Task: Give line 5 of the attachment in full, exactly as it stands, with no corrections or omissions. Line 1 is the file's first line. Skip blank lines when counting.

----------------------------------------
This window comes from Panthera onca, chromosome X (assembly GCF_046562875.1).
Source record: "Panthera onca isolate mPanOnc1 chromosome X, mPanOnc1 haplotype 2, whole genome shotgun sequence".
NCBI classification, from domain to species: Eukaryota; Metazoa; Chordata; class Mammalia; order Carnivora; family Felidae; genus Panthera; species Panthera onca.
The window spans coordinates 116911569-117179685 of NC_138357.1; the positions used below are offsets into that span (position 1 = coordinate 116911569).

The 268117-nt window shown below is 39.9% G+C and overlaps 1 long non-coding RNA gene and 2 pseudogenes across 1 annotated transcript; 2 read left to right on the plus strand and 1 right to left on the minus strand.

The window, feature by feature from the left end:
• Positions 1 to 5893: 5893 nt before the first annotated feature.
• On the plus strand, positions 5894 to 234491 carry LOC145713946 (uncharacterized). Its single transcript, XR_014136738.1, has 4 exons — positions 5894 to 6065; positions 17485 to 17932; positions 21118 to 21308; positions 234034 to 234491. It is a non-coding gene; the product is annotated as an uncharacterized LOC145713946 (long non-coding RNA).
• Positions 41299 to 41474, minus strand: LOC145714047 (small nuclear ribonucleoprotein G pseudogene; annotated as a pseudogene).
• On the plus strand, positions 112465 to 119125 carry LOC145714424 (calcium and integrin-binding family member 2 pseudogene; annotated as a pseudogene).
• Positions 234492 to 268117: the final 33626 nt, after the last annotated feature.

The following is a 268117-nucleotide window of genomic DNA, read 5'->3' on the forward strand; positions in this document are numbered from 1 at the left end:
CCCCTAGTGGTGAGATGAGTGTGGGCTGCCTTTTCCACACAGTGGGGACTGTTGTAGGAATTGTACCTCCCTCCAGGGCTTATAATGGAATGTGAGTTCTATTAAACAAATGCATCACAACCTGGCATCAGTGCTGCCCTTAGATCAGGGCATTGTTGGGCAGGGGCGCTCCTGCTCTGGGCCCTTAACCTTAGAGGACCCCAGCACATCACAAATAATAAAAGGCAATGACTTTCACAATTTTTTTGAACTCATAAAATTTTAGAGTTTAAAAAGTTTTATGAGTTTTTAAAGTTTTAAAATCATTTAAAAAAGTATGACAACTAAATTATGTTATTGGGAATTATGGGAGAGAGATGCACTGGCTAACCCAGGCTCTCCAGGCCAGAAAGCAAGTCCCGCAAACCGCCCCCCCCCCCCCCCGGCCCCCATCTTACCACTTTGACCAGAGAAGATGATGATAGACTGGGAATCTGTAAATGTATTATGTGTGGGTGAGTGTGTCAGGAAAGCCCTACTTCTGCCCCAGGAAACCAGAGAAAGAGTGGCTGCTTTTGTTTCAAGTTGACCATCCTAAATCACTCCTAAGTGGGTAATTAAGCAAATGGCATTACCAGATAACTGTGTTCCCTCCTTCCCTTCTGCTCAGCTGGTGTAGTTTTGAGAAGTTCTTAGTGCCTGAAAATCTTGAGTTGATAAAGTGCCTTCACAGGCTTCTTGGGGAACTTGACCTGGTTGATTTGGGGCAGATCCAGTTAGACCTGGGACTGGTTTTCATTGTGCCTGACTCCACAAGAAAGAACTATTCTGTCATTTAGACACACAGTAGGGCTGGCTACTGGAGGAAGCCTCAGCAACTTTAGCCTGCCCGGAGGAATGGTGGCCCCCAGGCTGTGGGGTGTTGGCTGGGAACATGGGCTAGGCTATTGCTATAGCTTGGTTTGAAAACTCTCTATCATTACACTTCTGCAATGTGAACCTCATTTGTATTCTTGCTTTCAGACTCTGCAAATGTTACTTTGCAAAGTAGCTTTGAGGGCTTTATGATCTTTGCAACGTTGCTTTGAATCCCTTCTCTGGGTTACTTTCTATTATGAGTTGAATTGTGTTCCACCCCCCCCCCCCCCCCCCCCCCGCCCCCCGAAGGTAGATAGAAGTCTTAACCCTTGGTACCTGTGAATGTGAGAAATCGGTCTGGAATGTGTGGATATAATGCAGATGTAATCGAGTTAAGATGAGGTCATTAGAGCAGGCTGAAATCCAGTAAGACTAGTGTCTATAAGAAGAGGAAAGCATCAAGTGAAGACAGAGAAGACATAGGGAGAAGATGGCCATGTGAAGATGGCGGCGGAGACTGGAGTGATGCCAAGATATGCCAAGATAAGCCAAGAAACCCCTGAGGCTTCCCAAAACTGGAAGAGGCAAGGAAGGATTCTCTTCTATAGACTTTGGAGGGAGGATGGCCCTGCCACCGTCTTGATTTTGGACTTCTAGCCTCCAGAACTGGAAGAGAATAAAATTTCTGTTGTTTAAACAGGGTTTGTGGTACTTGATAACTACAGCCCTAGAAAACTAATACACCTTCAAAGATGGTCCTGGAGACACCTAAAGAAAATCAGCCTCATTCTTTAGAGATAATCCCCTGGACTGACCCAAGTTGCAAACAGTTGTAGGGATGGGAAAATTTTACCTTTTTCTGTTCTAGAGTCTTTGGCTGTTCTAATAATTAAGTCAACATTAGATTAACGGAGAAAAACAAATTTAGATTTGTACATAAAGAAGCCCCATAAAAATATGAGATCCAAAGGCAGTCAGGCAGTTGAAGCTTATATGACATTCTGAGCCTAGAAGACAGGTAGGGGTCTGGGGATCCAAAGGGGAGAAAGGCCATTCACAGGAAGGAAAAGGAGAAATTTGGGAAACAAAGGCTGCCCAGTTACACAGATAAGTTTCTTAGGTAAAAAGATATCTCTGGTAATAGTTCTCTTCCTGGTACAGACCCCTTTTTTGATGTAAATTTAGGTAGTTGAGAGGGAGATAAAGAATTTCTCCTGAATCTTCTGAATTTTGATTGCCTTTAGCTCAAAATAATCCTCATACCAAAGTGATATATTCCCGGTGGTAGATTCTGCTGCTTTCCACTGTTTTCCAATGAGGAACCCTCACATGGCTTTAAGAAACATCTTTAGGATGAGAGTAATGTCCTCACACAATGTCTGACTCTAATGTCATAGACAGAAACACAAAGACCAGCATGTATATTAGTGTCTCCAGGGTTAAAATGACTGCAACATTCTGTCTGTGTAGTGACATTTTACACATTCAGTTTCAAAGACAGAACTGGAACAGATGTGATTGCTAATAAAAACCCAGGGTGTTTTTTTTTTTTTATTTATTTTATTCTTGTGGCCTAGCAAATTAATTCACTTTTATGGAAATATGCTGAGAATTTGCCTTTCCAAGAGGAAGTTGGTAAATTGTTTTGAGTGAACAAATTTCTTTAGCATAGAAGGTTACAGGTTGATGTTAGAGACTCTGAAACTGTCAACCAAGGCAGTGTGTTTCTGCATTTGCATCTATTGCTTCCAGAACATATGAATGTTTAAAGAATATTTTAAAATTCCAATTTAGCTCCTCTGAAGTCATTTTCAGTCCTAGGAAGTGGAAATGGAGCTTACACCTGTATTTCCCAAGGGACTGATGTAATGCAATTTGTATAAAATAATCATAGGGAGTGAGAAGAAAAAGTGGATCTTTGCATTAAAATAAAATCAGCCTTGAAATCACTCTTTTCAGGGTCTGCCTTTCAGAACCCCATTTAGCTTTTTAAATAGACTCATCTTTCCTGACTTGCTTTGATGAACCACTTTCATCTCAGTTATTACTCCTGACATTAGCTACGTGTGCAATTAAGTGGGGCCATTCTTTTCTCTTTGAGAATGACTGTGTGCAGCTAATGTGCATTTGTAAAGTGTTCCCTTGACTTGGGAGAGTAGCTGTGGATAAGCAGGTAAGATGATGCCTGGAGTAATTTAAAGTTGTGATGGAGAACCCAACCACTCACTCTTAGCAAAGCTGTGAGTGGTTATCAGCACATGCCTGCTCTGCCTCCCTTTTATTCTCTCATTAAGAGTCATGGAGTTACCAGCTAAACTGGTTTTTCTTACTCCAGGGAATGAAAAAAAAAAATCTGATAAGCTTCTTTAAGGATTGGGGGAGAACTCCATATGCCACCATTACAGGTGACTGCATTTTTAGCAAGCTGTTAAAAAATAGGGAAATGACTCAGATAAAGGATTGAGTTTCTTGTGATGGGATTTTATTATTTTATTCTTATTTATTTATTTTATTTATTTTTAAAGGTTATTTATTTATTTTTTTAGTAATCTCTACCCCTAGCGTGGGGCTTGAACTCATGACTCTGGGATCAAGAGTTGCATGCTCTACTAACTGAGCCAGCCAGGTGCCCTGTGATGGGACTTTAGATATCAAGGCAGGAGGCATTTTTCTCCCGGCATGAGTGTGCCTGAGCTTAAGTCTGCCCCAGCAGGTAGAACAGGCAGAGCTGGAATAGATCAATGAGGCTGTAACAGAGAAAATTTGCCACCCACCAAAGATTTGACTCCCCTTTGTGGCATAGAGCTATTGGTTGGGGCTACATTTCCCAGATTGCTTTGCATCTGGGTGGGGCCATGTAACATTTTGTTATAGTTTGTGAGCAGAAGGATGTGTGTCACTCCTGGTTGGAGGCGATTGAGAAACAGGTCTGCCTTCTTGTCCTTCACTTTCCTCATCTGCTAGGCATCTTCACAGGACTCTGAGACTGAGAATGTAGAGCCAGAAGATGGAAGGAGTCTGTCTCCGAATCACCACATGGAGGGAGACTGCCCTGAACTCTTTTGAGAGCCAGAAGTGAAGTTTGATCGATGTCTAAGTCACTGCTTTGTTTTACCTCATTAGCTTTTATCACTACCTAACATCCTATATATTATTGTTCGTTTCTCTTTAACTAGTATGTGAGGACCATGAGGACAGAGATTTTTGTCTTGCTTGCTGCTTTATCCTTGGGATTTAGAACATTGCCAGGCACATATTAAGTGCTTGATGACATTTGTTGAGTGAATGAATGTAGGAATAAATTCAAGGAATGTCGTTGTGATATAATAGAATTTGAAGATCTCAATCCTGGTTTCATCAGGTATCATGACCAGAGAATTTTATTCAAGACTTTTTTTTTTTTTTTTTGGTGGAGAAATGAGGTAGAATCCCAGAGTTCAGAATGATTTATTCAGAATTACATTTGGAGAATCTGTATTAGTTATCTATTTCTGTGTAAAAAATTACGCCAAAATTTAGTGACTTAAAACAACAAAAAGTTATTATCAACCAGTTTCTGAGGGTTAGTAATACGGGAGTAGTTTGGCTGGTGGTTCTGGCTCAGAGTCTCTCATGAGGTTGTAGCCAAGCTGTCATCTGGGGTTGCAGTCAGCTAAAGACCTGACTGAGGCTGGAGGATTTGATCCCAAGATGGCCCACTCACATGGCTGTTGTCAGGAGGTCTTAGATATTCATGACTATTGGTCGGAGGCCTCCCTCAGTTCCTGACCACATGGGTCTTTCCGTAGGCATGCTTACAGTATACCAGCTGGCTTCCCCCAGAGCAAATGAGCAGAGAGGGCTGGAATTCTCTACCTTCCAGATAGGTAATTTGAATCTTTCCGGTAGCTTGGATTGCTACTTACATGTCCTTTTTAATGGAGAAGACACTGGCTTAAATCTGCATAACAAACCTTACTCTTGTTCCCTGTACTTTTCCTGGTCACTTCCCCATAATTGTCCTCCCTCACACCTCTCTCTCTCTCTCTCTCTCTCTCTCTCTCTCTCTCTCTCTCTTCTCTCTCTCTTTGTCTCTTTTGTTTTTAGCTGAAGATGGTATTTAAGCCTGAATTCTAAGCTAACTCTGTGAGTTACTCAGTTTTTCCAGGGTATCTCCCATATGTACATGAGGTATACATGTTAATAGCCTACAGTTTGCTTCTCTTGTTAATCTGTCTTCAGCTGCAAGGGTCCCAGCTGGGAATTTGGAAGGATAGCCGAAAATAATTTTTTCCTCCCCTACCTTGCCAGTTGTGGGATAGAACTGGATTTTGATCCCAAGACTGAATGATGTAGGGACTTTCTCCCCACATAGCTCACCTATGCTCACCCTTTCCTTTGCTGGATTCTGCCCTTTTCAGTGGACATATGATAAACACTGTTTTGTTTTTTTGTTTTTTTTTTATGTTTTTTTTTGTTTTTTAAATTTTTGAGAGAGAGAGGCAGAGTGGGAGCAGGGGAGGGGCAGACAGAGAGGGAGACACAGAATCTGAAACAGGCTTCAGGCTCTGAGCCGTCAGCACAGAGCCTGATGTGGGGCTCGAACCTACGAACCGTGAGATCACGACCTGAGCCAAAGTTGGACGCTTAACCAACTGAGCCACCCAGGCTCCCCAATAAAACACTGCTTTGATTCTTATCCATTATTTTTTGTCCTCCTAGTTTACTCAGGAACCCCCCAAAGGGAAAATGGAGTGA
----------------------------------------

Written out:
The 268117-nt window shown below is 39.9% G+C and overlaps 1 long non-coding RNA gene and 2 pseudogenes across 1 annotated transcript; 2 read left to right on the plus strand and 1 right to left on the minus strand.